I am doing a study on FPGA interfacing with microprocessors such as ARM9.

I found the concept of soft core processors and hard core processors in my study. May I know what is the comparison between these two types, the similarities and differences in the implementation?


3 Answers 3


Soft core is implemented in FPGA fabric while Hard is implemented the same as any integrated circuit while still connected to the FPGA fabric. The comparison generally boils down to:

Hard Core Processors - 100's of MHz up to 1GHz+ of speed

  • Can achieve much faster processing speeds since they are optimized and not limited by fabric speed
  • Fixed and cannot be modified (though it can take advantage of custom logic in FPGA fabric for processing

Soft Core Processors - 250MHz and less (usually less than 200MHz)

  • Can be easily modified and tuned to specific requirements, more features, custom instructions, etc.
  • Multiple cores can be used (at the cost of resources)
  • Limited by the speed of the fabric.

In recent years, there's been a large move towards hard processor primarily due to the need for faster processing that the soft cores can't provide. When you put a hard core processor with the FPGA fabric, you can typically enable processing of a lot of data, which is needed for communication infrastructure applications (lots of GBs of data going by), for example.


A soft-core processor is a processor implemented using the FPGA fabric.

A hard-core processor is a processor that's actually physically implemented as a structure in the silicon.

Basically, you can add a soft-core processor to a FPGA-based system after it's already designed. However, adding a hard-core processor requires either a different FPGA, or an additional chip on the board.

Hard-core processors are preferred when possible because the price/computing-power ratio for a hardware CPU is much better. Implementing a CPU in FPGA fabric is very resource intensive, particularly if you want a lot of computing power. The equivalent hardware CPU is likely much cheaper.

Not only is the hardware CPU much cheaper, but it is also likely to be much more energy efficient. In battery-operated platforms, efficiency is crucial for long battery life. Unused gates in an FPGA can sometimes be turned off, but usually there are far more active circuits in a soft core processor than in a purpose-design hardware CPU. All of that potential FPGA silicon consumes power.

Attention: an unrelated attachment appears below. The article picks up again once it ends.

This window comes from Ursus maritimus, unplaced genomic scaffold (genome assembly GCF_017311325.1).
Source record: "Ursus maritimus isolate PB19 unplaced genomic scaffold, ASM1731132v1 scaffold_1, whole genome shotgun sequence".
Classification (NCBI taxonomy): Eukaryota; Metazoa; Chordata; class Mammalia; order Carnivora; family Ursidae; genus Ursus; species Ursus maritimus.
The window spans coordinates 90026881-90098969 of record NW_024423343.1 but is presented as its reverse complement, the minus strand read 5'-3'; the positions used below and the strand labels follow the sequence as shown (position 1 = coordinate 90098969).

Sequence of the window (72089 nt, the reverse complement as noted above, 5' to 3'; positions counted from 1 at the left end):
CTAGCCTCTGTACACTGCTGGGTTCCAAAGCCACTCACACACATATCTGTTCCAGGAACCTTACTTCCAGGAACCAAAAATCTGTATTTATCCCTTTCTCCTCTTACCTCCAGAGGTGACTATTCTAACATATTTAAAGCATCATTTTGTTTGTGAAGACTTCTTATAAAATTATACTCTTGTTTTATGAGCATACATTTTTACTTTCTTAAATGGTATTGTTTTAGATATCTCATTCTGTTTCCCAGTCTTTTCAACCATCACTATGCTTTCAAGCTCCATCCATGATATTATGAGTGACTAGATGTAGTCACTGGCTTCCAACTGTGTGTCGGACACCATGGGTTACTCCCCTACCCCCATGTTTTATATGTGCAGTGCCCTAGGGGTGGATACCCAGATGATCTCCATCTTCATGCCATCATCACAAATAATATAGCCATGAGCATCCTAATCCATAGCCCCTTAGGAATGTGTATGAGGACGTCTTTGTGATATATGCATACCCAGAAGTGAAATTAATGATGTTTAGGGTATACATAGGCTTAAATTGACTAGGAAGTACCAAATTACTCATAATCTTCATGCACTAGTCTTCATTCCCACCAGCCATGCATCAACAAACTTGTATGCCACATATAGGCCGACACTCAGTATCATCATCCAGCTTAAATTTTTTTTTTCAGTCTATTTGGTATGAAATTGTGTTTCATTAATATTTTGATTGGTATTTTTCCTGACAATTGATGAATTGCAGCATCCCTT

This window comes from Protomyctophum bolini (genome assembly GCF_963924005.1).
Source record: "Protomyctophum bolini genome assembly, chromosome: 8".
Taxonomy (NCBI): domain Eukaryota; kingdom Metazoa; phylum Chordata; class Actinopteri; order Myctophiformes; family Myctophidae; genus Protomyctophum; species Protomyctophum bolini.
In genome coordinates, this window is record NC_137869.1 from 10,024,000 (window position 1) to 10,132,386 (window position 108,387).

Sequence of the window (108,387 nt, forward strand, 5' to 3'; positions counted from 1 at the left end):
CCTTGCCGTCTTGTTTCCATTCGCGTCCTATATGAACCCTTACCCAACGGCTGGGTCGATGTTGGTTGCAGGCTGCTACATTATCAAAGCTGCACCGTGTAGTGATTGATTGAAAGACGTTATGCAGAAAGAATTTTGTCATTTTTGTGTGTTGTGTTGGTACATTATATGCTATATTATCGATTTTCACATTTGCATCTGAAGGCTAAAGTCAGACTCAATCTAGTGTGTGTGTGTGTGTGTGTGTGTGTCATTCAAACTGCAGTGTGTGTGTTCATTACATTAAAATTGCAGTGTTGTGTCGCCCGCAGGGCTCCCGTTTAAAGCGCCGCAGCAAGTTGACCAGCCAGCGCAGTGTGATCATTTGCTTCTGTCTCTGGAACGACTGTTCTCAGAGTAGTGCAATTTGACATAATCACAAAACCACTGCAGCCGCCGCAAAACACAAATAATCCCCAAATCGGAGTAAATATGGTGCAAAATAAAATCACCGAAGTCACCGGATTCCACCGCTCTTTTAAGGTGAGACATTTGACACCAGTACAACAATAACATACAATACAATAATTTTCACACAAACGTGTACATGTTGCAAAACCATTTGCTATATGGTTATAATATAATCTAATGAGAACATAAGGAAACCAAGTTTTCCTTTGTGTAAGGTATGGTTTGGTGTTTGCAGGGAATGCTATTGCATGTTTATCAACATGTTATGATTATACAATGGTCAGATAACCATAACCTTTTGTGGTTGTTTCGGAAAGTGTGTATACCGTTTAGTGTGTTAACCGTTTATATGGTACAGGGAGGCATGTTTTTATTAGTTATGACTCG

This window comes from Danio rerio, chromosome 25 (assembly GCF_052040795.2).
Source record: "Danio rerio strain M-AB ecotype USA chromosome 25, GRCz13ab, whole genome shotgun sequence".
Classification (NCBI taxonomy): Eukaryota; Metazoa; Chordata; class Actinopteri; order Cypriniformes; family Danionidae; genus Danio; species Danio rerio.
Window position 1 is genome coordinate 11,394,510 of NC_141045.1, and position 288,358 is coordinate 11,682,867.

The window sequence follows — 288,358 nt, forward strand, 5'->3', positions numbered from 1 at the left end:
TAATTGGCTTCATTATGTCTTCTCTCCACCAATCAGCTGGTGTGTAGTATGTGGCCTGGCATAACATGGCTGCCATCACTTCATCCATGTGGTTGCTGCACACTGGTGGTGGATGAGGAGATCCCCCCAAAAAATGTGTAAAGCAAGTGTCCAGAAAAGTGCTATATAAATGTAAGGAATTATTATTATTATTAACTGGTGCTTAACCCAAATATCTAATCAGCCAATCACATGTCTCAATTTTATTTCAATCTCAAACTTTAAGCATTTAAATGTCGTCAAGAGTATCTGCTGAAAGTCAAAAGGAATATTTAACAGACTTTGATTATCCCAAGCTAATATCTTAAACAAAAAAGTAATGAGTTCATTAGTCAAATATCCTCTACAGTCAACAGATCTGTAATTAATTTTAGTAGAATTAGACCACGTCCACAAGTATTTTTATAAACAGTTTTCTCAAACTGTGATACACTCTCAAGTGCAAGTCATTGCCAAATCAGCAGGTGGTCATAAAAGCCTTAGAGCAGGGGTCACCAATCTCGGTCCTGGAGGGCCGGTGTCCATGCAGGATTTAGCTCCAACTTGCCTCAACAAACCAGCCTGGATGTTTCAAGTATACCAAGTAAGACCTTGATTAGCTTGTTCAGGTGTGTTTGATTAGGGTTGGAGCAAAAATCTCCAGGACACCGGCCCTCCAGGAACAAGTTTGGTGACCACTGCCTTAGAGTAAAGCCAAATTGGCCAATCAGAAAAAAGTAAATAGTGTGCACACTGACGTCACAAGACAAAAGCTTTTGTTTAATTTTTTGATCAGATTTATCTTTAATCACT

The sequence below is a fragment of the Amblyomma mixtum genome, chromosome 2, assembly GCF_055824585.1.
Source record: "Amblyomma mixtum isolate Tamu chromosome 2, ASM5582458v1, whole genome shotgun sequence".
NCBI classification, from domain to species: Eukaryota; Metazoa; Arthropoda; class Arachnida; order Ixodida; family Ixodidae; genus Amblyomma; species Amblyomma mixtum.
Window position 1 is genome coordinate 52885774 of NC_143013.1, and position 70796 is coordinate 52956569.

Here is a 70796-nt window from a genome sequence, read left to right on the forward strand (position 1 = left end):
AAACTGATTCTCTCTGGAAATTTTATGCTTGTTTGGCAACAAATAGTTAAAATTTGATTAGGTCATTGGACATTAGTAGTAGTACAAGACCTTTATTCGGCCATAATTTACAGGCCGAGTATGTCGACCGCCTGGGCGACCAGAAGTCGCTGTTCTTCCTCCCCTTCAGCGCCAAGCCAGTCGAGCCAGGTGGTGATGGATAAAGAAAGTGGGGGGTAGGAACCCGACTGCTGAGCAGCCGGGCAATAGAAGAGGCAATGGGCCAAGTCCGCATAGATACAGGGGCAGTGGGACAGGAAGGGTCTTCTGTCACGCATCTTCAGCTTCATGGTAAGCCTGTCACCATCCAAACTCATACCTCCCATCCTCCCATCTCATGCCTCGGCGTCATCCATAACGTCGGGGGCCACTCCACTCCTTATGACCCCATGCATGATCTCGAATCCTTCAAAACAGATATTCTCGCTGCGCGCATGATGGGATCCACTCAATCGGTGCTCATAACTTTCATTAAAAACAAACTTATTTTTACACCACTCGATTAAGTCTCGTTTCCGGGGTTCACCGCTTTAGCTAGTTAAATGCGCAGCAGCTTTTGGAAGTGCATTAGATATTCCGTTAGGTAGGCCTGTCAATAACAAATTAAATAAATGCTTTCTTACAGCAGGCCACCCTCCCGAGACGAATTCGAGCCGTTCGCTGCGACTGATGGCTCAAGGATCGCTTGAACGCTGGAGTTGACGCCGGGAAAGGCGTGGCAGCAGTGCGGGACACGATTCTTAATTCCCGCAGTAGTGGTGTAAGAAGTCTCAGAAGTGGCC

• \$\begingroup\$ "Hard" and "soft" can also refer to the hardware description used and not just to whether the core is implemented in the fabric (see ARM's "Hard Macro Processors") This Western Design Center, Inc., page provides an example of this use: "ASIC (Manuallly Optimized GDSII Hard Core and Verilog RTL Soft Core), and FPGA (Verilog RTL Soft Core)". The FPGA context might exclude this use of the terms (though binary blob/LUT-initialization-values vs. RTL seems analogous). \$\endgroup\$
    – user15426
    Commented Oct 10, 2014 at 12:30
  • \$\begingroup\$ So basically, soft-core = FPGA, hard-core = ASIC? \$\endgroup\$
    – nalzok
    Commented Jul 11, 2019 at 5:49
  • \$\begingroup\$ @nalzok - Yep. I could see an argument for calling emulating one CPU on another CPU a "soft" core, but people just call that emulation in my experience. \$\endgroup\$ Commented Jul 11, 2019 at 20:02

Implementing soft processor to achieve a certain functionality might be cheaper in terms of purchasing the hardware in comparison to purchasing equivalent hard processor.

  • \$\begingroup\$ This contradicts the answer given by Connor Wolf. From my experience equivalent FPGAs are more expensive than ASICs. Maybe you could add some more details to your answer. \$\endgroup\$
    – Velvet
    Commented May 11, 2022 at 6:27

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